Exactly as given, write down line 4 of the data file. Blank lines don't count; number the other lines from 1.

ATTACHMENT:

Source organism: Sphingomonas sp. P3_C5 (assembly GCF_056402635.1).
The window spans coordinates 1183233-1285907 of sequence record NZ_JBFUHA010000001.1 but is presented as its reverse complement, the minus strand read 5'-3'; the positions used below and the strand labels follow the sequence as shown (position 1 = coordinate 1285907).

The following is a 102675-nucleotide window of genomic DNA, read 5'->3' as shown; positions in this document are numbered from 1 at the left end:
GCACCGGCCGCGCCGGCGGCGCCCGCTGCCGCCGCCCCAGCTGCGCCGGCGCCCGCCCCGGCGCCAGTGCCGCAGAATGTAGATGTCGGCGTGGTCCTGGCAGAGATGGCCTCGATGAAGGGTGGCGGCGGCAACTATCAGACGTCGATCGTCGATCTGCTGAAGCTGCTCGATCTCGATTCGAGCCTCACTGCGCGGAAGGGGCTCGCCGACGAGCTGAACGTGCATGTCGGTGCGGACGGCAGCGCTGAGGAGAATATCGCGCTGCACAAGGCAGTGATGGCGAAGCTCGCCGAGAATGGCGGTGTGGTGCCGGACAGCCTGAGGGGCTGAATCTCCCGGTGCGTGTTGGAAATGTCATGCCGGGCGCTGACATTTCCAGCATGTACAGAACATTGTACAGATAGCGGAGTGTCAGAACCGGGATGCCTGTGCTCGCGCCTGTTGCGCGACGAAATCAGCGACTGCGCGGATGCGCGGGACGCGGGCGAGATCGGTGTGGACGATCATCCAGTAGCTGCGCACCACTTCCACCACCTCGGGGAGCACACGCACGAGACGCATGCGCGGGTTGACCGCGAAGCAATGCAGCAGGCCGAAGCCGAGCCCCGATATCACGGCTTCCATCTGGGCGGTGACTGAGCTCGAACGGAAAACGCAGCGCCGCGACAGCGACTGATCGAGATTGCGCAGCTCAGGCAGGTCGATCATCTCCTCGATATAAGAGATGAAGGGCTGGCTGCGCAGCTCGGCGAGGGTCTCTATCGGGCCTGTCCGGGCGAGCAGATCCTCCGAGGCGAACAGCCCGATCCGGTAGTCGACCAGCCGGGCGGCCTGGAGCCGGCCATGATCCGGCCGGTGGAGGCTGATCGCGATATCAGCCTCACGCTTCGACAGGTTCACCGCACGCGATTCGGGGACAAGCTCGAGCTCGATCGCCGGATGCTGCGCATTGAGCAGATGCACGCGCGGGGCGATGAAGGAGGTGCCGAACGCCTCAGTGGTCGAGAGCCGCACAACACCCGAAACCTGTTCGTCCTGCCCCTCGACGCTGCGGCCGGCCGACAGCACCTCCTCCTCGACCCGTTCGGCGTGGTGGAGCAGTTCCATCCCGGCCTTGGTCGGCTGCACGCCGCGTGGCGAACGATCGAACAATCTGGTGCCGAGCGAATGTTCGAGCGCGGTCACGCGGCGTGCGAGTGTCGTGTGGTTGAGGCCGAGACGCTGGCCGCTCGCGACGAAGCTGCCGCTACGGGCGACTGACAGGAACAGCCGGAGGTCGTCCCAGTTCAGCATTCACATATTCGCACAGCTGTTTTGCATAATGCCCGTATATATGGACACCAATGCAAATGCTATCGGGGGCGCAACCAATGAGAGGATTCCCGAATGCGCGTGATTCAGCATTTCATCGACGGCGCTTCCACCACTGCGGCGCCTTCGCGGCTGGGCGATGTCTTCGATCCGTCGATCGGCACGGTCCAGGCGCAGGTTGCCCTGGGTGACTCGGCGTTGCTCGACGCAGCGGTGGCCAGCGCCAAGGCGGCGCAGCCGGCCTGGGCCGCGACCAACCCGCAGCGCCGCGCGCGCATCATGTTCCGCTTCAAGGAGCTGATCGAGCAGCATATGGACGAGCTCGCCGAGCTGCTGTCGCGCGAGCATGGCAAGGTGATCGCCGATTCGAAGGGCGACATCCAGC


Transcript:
GCACCGGCCGCGCCGGCGGCGCCCGCTGCCGCCGCCCCAGCTGCGCCGGCGCCCGCCCCGGCGCCAGTGCCGCAGAATGTAGATGTCGGCGTGGTCCTGGCAGAGATGGCCTCGATGAAGGGTGGCGGCGGCAACTATCAGACGTCGATCGTCGATCTGCTGAAGCTGCTCGATCTCGATTCGAGCCTCACTGCGCGGAAGGGGCTCGCCGACGAGCTGAACGTGCATGTCGGTGCGGACGGCAGCGCTGAGGAGAATATCGCGCTGCACAAGGCAGTGATGGCGAAGCTCGCCGAGAATGGCGGTGTGGTGCCGGACAGCCTGAGGGGCTGAATCTCCCGGTGCGTGTTGGAAATGTCATGCCGGGCGCTGACATTTCCAGCATGTACAGAACATTGTACAGATAGCGGAGTGTCAGAACCGGGATGCCTGTGCTCGCGCCTGTTGCGCGACGAAATCAGCGACTGCGCGGATGCGCGGGACGCGGGCGAGATCGGTGTGGACGATCATCCAGTAGCTGCGCACCACTTCCACCACCTCGGGGAGCACACGCACGAGACGCATGCGCGGGTTGACCGCGAAGCAATGCAGCAGGCCGAAGCCGAGCCCCGATATCACGGCTTCCATCTGGGCGGTGACTGAGCTCGAACGGAAAACGCAGCGCCGCGACAGCGACTGATCGAGATTGCGCAGCTCAGGCAGGTCGATCATCTCCTCGATATAAGAGATGAAGGGCTGGCTGCGCAGCTCGGCGAGGGTCTCTATCGGGCCTGTCCGGGCGAGCAGATCCTCCGAGGCGAACAGCCCGATCCGGTAGTCGACCAGCCGGGCGGCCTGGAGCCGGCCATGATCCGGCCGGTGGAGGCTGATCGCGATATCAGCCTCACGCTTCGACAGGTTCACCGCACGCGATTCGGGGACAAGCTCGAGCTCGATCGCCGGATGCTGCGCATTGAGCAGATGCACGCGCGGGGCGATGAAGGAGGTGCCGAACGCCTCAGTGGTCGAGAGCCGCACAACACCCGAAACCTGTTCGTCCTGCCCCTCGACGCTGCGGCCGGCCGACAGCACCTCCTCCTCGACCCGTTCGGCGTGGTGGAGCAGTTCCATCCCGGCCTTGGTCGGCTGCACGCCGCGTGGCGAACGATCGAACAATCTGGTGCCGAGCGAATGTTCGAGCGCGGTCACGCGGCGTGCGAGTGTCGTGTGGTTGAGGCCGAGACGCTGGCCGCTCGCGACGAAGCTGCCGCTACGGGCGACTGACAGGAACAGCCGGAGGTCGTCCCAGTTCAGCATTCACATATTCGCACAGCTGTTTTGCATAATGCCCGTATATATGGACACCAATGCAAATGCTATCGGGGGCGCAACCAATGAGAGGATTCCCGAATGCGCGTGATTCAGCATTTCATCGACGGCGCTTCCACCACTGCGGCGCCTTCGCGGCTGGGCGATGTCTTCGATCCGTCGATCGGCACGGTCCAGGCGCAGGTTGCCCTGGGTGACTCGGCGTTGCTCGACGCAGCGGTGGCCAGCGCCAAGGCGGCGCAGCCGGCCTGGGCCGCGACCAACCCGCAGCGCCGCGCGCGCATCATGTTCCGCTTCAAGGAGCTGATCGAGCAGCATATGGACGAGCTCGCCGAGCTGCTGTCGCGCGAGCATGGCAAGGTGATCGCCGATTCGAAGGGCGACATCCAGC